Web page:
CSA Week 16: Holy Trinity of Cajun Cooking

Cassius and Roxy with this week's CSA share.

Cassius and Roxy with this week’s CSA share.

It’s week sixteen (not 17 as I originally posted) of my Sol to Seed Farm CSA share, and in TWO weeks we’re done for the season.  I’m getting quite a nice collection of winter squash that I’m using as fall ornaments until I’m ready to cook them. This week’s box included:

Winter Squash
– Thelma Sanders Acorn
– Gold Nugget
Red Russian Kale
and a free Semolina Baguette from Grand Central Baking Co.

It’s been one week since I returned from a short trip to New Mexico where I ate my fill of Northern New Mexican food: green chile rellenos, sopapillas, rice and beans.  By the time Wednesday rolled around, I was craving the flavors of Louisiana, on the opposite side of Texas from New Mexico.  I had a green bell pepper left over from a previous CSA share and plenty of onions so I had 2 of the 3 ingredients for Louisiana’s “Holy Trinity” – a mixture of sauteed onions, bell peppers and celery – the base for many savory Cajun dishes such as Gumbo and Jambalaya. I had some chorizo from Link Lab Artisan Meats in the freezer but no tasso or andouille sausage, so I made a simple sausage and rice dish and it was delicious and satisfying.  This recipe isn’t authentic, but it satisfied a craving nonetheless. It was simple and quick to make using several ingredients from my CSA share and other pantry staples.  Nothing fancy here- this is just a good weeknight meal.

Cajun-Inspired Sausage and Rice

  • 1 medium onion, peeled and diced
  • 1-2 Bell or sweet peppers (green or yellow), halved, seeded, cored and diced
  • 2 celery ribs, diced
  • 2 medium carrots, peeled and diced
  • 2 cloves garlic, peeled and minced
  • 2 tablespoons olive oil
  • 1 lb. sausage (links or bulk) preferably andouille, tasso or chorizo ( I use Link Lab because they source humanely raised meats from local farms and maintain a small scale, very high quality, USDA inspected facility)
  • 1 cup white long grain rice
  • 2 cups vegetable or chicken stock
  • 1 teaspoon cayenne
  • 1 teaspoon dried thyme
  • 1 bay leaf
  • sea salt and plenty of freshly ground pepper to taste
  • 1/4 cup chopped parsley
  • Louisiana hot sauce such as Crystal, Red Devil or Tabasco

Heat oil in a large saute pan and add the sausage. Break up the links (if using) with the side of your spoon and keep moving the meat around the pan and cook until browned with some caramelization. Transfer the meat from the pan with a slotted spoon to a paper towel-lined plate and set aside. Add the onions to the pan with the remaining oil and fry for about a minute until translucent. Then add the celery, peppers, garlic and carrots and stir to keep the ingredients from burning and cook until fork tender, about 2-3 minutes. Add the rice then stir to coat and slightly toast the grains. Add the thyme, bay leaf and cayenne pepper and the reserved sausage. Then add the broth, stir once and bring to a boil before lowering the heat and covering for about 25 minutes. Be careful not to scorch the rice.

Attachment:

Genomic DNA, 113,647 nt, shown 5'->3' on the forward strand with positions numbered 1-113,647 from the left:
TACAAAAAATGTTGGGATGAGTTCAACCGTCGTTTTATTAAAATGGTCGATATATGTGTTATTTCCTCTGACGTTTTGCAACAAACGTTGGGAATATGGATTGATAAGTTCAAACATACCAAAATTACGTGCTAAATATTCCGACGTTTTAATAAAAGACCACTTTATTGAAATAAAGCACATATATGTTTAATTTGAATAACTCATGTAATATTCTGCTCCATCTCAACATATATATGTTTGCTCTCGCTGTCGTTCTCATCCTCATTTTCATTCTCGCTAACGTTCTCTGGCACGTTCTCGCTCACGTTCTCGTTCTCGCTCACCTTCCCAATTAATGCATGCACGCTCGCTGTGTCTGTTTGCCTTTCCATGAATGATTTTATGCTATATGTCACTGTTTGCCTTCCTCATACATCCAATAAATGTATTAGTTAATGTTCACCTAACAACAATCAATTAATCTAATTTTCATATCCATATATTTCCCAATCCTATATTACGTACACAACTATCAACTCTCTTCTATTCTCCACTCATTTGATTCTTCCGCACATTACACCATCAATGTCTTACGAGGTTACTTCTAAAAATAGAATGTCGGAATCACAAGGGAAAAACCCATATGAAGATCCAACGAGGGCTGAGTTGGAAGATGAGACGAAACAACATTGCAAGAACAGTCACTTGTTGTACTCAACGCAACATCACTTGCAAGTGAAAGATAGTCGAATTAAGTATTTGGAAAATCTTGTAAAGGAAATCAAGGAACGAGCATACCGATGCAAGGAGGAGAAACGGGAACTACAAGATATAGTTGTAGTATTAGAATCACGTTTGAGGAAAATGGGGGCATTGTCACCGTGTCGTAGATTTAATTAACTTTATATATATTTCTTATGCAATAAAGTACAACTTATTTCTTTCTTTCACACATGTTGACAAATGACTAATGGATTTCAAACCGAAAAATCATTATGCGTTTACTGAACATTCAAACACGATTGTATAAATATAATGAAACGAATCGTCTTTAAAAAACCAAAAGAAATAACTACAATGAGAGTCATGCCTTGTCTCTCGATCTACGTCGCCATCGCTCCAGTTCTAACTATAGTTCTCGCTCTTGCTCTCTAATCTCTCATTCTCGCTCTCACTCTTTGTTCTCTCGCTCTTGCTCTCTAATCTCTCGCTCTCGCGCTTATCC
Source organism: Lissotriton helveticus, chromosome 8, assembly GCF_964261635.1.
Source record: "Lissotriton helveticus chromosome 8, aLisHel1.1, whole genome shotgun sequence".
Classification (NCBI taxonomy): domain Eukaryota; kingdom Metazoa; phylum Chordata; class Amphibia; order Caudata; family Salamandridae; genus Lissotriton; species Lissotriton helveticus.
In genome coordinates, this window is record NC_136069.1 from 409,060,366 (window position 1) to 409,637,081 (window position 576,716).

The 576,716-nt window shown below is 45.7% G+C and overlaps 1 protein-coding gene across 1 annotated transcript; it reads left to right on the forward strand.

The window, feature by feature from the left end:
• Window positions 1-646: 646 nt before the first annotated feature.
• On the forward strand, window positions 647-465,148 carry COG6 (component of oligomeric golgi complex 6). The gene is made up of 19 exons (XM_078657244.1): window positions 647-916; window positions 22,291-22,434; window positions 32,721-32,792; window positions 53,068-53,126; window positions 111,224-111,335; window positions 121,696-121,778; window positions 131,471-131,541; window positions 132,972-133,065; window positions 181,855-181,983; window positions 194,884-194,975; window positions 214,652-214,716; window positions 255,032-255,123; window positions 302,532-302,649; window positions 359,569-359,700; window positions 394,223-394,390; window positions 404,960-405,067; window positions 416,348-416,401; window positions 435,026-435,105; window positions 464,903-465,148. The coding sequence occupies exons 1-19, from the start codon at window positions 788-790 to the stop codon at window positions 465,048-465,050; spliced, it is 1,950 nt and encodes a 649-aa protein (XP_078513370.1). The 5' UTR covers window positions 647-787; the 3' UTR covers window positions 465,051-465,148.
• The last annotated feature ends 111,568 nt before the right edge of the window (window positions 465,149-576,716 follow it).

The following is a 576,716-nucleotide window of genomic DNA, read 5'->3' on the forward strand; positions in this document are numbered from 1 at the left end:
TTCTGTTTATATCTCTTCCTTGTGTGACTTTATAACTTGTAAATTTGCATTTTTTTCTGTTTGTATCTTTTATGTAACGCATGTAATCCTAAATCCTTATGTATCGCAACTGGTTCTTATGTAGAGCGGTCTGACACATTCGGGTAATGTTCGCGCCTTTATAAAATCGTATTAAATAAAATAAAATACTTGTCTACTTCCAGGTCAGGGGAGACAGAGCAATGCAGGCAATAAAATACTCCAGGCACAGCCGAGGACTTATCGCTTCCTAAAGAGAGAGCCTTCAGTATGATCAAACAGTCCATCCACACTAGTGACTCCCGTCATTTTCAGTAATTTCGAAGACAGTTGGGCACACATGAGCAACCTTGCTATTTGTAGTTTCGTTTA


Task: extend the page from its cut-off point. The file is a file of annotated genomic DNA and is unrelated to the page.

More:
Fluff the rice with a fork and taste for seasoning before adding salt and plenty of ground black pepper. Remove and discard the bay leaf. Sprinkle chopped parsley over the finished dish and stir to incorporate for color and serve with a green salad.  Be sure to keep some good quality Louisiana hot pepper sauce on hand for an extra piquant flavor.

Honestly, I’ve been craving Cajun and Creole food ever since my favorite food truck purveyor Matthew Lewis opened Where Ya At Matt?  He has delayed the opening of his new Restaurant Roux all year. Originally it was set to open last spring, then it was August and now it’s set to open this month and we’re still waiting…tick-tock.  I also follow food news from Poppy Tooker who just published her new book Louisiana Eats! Poppy has been on the talk show circuit doing cooking demos and making America drool. Enjoy!


3 thoughts on “CSA Week 16: Holy Trinity of Cajun Cooking

    • I asked Matt (the farmer) because I was not sure. He says, “the two smaller are the yellow banana peppers – they were much bigger earlier in the season. The large yellow is the Corno di Toro – that’s one of our favorite sweet peppers.”

  1. Lucy,
    I’m facing our firs frost, and needing to harvest the celery that’s taken over one bed. Add that to the peppers I’ve been getting from the farm share, and onions in storage, and I’ve got a trinity.
    Thanks for the recipe!

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